Well, Spring is finally here and a perfect time to get out and do some camping and hiking and enjoy all the wonders of nature, including experiencing Good Health Naturally with all the incredible health and well being benefits nature provides, particularly, if you’ve been feeling down lately? Feeling a little sluggish, stressed out, or maybe wondering, “What’s life all about?”.
Here’s another question: How much time have you spent in nature lately? The answer to these two questions might be more closely related than you’d think. The modern way we live has changed radically from life of our ancestors in the savanna, but our brains have mostly stayed the same.
We still have a deep connection with nature, and research shows that if we don’t nourish that bond despite our technological advancements, we may suffer in many ways according to a 2014 Frontier Psychology “The Relationship Between Nature Connectedness and Happiness: A Meta-analysis Study” research.
The earth, oceans, rivers, mountains and trees, bring you that sense of awe and connectedness we all crave! Silent canyons, babbling creeks and open meadows, singing birds, and beautiful wild flowers swaying in the breeze, for as far as you can see! Yes, Spring has sprung!( (1) If you’re ever been camping out in nature, you’ve probably noticed that you feel happier out there than inside.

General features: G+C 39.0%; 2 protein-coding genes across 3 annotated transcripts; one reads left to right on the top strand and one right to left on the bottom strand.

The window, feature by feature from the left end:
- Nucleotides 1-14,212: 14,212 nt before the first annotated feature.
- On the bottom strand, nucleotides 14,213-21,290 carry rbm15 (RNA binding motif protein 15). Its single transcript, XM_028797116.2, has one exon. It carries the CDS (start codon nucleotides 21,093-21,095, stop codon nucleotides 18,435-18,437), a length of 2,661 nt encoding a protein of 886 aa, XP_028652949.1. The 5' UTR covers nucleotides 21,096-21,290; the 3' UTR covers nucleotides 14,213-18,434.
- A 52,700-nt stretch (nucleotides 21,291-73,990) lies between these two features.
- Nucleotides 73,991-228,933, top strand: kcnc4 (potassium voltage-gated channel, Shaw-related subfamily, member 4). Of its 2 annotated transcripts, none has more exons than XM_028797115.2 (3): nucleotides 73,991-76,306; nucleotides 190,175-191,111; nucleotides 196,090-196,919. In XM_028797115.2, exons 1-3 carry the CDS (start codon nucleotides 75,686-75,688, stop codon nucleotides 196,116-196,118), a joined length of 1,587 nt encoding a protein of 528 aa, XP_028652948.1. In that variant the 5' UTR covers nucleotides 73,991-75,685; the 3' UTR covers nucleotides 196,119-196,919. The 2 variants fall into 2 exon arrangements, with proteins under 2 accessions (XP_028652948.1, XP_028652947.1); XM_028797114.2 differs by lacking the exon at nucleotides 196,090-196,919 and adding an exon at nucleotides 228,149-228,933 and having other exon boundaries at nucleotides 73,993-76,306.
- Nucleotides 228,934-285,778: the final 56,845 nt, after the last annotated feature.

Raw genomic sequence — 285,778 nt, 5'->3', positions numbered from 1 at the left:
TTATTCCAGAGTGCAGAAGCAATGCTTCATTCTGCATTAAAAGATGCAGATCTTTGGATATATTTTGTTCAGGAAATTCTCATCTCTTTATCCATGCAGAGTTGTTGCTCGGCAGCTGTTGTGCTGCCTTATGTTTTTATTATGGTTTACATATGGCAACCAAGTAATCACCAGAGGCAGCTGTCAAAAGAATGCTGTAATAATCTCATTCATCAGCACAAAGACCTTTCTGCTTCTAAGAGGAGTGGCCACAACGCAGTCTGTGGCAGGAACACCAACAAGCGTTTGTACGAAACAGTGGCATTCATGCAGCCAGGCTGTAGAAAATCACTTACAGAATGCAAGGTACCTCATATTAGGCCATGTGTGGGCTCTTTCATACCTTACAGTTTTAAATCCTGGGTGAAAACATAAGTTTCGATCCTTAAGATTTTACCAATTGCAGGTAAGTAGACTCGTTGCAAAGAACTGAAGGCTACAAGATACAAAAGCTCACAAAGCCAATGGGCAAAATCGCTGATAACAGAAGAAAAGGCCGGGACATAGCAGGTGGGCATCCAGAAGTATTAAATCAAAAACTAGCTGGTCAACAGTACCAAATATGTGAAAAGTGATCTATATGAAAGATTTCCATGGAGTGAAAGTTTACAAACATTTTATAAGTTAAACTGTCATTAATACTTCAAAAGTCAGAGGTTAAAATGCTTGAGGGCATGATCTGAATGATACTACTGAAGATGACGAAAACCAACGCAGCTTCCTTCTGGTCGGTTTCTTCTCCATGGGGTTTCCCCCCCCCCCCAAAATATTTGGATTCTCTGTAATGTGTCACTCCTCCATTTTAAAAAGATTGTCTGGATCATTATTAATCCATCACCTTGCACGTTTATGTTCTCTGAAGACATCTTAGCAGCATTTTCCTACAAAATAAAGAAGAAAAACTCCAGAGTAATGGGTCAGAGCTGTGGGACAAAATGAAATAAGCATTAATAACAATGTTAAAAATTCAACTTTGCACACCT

You can unwind, disconnecting from technology, resetting your circadian rhythms by rising early and eating before dark, and eating real nutritious food, most likely fresh-caught fish out of lakes and mountain streams, raw fresh fruits and vegetables, and whole grains, and falling asleep not long after it gets dark, found a ScienceDaily “Circadian Rhythms” study. There are endless reasons why people choose to spend their weekends sleeping on the cold hard floor of the forest.
Our prehistoric ancestors lived in nature in nomadic tribes as hunter-gatherers and so we are hardwired to drift back to our innate habits, according to a 2018 History.com “Hunter-Gatherers” study. It’s really not surprising that we crave time in the fresh air away from it all, and the evidence clearly suggest that more and more people are doing it.
According to a KOA 2020 “North America Camping Report” article, the rising popularity of camping today is mainly due to the increased number of Millennial and Gen Xe’ rs who are making it a regular part of their lives. In fact, 48 percent of the campers surveyed were camping without kids.
General Benefits of Being In Contact With Nature
Mostly being in nature is for the love of adventure and to be connected with the beauty of nature, but it’s often an escape from the business and stress of urban living.